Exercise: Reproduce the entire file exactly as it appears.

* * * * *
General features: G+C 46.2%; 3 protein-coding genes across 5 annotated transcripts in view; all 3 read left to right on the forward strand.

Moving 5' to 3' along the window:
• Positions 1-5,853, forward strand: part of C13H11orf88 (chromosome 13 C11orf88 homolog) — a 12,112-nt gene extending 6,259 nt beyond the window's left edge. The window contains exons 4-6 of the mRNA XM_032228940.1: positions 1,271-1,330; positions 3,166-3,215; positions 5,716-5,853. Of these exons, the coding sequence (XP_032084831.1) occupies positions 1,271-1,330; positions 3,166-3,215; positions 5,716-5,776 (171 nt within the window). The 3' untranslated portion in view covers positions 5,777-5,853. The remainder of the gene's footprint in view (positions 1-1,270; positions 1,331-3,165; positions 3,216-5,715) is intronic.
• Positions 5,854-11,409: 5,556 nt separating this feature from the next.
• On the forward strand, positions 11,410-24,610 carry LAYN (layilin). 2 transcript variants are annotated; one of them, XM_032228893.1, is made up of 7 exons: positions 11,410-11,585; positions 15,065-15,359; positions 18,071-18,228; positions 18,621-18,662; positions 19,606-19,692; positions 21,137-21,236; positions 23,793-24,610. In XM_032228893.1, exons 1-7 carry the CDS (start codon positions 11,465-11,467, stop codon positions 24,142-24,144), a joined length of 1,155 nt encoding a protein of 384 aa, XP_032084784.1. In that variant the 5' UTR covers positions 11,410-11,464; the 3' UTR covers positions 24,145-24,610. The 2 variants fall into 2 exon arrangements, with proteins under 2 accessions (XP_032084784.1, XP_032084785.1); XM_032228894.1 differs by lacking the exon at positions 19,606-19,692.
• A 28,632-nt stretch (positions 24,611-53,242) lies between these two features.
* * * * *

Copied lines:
General features: G+C 46.2%; 3 protein-coding genes across 5 annotated transcripts in view; all 3 read left to right on the forward strand.

Moving 5' to 3' along the window:
• Positions 1-5,853, forward strand: part of C13H11orf88 (chromosome 13 C11orf88 homolog) — a 12,112-nt gene extending 6,259 nt beyond the window's left edge. The window contains exons 4-6 of the mRNA XM_032228940.1: positions 1,271-1,330; positions 3,166-3,215; positions 5,716-5,853. Of these exons, the coding sequence (XP_032084831.1) occupies positions 1,271-1,330; positions 3,166-3,215; positions 5,716-5,776 (171 nt within the window). The 3' untranslated portion in view covers positions 5,777-5,853. The remainder of the gene's footprint in view (positions 1-1,270; positions 1,331-3,165; positions 3,216-5,715) is intronic.
• Positions 5,854-11,409: 5,556 nt separating this feature from the next.
• On the forward strand, positions 11,410-24,610 carry LAYN (layilin). 2 transcript variants are annotated; one of them, XM_032228893.1, is made up of 7 exons: positions 11,410-11,585; positions 15,065-15,359; positions 18,071-18,228; positions 18,621-18,662; positions 19,606-19,692; positions 21,137-21,236; positions 23,793-24,610. In XM_032228893.1, exons 1-7 carry the CDS (start codon positions 11,465-11,467, stop codon positions 24,142-24,144), a joined length of 1,155 nt encoding a protein of 384 aa, XP_032084784.1. In that variant the 5' UTR covers positions 11,410-11,464; the 3' UTR covers positions 24,145-24,610. The 2 variants fall into 2 exon arrangements, with proteins under 2 accessions (XP_032084784.1, XP_032084785.1); XM_032228894.1 differs by lacking the exon at positions 19,606-19,692.
• A 28,632-nt stretch (positions 24,611-53,242) lies between these two features.